WIDELY SEEN in curio shops and stalls in both Burma and Thailand are delightful, boldly modelled bronze figures of birds and animals of varying sizes set on solid round or rectangular bases. They are referred to as "opium" weights. The term immediately conjures up visions of dingy secluded rooms off dark winding alleys, where frail trans-parent Orientals with glazed unseeing eyes lie lethargically on platform beds puffing intermittently at long clay pipes packed with a wad of opium which has been carefully measured using one of these weights. It is indeed tempting to contemplate that a notorious substance such as opium, the reliever of pain on the one hand and the cause of untold suffering to many on the other, should have its own distinctive and special set of weights and measures.
This, alas, seems to be but a myth. The term "opium" weight for these measures was probably coined by a foreigner with a vivid imagination and a fascination for the forbidden. While it is true that some of the smaller weights could have been used for measuring this drug, "opium" weights served a much wider, more useful and down-to-earth purpose: they were used to gauge the weight of the daily items of commerce found in the Burmese market-place. All types of food, raw materials and metals, both ordinary and precious, were sold in quantities determined by these weights. Items were measured by a beam hung with two baskets or trays. The correct weight was placed in one basket and the other basket filled with the desired material until the two baskets balanced.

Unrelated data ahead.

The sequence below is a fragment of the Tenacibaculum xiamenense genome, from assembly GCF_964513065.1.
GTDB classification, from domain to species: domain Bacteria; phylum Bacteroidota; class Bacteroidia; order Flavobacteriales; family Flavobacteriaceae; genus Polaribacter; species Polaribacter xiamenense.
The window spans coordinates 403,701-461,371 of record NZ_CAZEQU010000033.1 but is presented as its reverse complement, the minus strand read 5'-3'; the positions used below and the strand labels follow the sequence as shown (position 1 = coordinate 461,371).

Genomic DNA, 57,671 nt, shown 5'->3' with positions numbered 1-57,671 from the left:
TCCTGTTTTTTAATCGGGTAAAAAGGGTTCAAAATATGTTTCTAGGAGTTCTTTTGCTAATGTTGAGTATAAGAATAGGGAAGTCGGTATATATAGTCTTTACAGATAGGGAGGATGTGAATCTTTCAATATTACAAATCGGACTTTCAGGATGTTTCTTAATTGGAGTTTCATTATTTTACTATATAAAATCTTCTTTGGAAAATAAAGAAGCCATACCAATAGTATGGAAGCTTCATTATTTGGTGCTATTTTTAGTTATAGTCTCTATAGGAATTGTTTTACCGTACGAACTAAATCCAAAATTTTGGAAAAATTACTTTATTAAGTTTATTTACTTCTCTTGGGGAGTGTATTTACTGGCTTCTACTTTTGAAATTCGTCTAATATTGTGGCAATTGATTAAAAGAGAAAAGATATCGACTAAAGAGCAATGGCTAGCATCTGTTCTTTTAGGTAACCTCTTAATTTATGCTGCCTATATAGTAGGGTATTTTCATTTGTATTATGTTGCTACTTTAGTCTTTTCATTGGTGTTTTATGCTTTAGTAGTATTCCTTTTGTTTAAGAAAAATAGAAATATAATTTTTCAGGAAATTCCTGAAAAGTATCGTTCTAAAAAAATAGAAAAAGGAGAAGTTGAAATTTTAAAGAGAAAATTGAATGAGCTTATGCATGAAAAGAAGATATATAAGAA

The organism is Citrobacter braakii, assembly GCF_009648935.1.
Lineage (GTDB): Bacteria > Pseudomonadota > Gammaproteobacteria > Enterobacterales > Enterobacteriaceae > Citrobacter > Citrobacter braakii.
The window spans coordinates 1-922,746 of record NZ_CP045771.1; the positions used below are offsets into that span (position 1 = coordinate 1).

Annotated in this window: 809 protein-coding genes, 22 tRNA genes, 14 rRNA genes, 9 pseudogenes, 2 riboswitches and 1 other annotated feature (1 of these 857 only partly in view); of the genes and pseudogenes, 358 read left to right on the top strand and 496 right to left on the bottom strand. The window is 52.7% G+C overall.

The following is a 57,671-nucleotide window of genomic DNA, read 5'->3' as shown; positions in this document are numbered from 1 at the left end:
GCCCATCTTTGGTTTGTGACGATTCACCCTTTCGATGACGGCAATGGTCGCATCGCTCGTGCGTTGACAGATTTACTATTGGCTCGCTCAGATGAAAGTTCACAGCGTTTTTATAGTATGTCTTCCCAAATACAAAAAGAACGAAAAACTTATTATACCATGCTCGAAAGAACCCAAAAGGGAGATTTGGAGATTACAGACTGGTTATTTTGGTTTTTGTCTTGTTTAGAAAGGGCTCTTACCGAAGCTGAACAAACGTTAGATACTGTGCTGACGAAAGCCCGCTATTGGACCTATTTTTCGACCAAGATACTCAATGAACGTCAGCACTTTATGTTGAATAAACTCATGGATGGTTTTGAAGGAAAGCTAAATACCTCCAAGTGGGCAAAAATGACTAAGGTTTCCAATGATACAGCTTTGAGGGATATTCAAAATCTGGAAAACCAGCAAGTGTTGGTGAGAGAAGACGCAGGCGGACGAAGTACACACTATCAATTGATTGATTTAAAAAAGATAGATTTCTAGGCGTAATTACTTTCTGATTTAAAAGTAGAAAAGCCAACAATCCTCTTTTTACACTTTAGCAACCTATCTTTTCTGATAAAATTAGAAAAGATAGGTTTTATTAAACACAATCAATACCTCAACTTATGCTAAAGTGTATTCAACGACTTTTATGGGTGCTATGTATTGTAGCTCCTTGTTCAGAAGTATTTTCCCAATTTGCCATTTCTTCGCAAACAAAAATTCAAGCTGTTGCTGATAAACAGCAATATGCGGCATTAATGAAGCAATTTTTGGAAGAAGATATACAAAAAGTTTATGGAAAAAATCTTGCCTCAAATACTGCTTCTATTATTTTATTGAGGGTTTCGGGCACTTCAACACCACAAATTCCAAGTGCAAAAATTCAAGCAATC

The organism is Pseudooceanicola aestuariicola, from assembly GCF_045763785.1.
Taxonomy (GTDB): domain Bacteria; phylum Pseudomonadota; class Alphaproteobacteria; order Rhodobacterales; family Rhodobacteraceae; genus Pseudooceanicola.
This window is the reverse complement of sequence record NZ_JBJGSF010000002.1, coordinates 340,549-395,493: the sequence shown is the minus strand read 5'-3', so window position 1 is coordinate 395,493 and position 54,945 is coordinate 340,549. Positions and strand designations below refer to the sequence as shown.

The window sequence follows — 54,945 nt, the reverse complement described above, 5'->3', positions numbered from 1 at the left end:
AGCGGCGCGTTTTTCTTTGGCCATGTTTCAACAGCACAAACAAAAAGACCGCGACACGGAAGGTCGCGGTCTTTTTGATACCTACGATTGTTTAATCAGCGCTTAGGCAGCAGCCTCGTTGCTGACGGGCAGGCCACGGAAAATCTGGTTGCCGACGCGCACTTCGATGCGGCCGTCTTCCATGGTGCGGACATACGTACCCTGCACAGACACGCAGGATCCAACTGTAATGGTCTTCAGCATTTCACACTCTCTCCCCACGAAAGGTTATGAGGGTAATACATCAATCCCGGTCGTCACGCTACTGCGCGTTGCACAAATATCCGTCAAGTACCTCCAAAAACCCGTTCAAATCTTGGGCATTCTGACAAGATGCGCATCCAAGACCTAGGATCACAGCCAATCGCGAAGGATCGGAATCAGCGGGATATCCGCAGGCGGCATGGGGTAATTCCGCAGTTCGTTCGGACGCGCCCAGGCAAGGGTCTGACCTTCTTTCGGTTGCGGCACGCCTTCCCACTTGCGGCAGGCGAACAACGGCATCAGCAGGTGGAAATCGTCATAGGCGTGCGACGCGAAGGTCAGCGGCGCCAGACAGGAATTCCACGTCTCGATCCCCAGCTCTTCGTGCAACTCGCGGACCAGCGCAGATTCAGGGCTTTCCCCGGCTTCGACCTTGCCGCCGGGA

These weights have long attracted the attention of travellers to Burma. Early adventurers to the court of Pegu in the sixteenth century noted that silver bullion was weighed with these "curious animal" weights. Yule, an emissary of Queen Victoria, illustrated one in his book, A Narrative of the Mission Sent by the Governor General of India to the Court of Ava in 1855. It is quite possible that these weights were also once used over much of Thailand and Cambodia, but for the purpose of this article, the discussion of weights has been limited to those actually found in Burma.
It is not known exactly when these weights came into existence. Two small metal figures resembling a lion and hintha bird were uncovered during the 1956 archaeological excavations at Beikthano, near Taung-winggyi in central Burma, a Pyu site thought to date from A.D. 100-400. Unfortunately, there is no evidence to confirm that they were actually used as weights. There are references to weights and measures in the inscriptions of Pagan (A.D. 1044-1287) but to date, no actual examples have been found that can be ascribed to that period with any certainty. U Thaw Bita, an eminent scholar-monk of the Shwegaing Chaung Monastery in the Sagaing Hills of Upper Burma, has made a diligent survey of the chronicles and other written records from the eleventh to the nineteenth centuries. He has uncovered many references to weights and the occasions on which they were used. Unfortunately, this material is at present only available in Burmese.
Opium weights come in various sizes and up to the nineteenth century a complete set consisted often units. The largest was a viss, a unit of weight of Indian origin equalling approximately 3-1/2 lbs or 100 ticals. This was followed by the 50, 20, 10, 5, 2 and 1 tical, ending with 1/2, 1/4 and 1/8 ticals. For easier lifting, many of the one viss, 50 and 20 tical weights came with a handle attached to the head and tail of the weight. These handles blend in well with the animal and give the larger weights a certain elegance which is lacking in the smaller ones. During the nineteenth century, larger weights such as 10, 5 and 2-1/2 viss became more popular.
Very occasionally, Burmese digits representing the year of manufacture or the actual units of weight may also be inscribed on the base.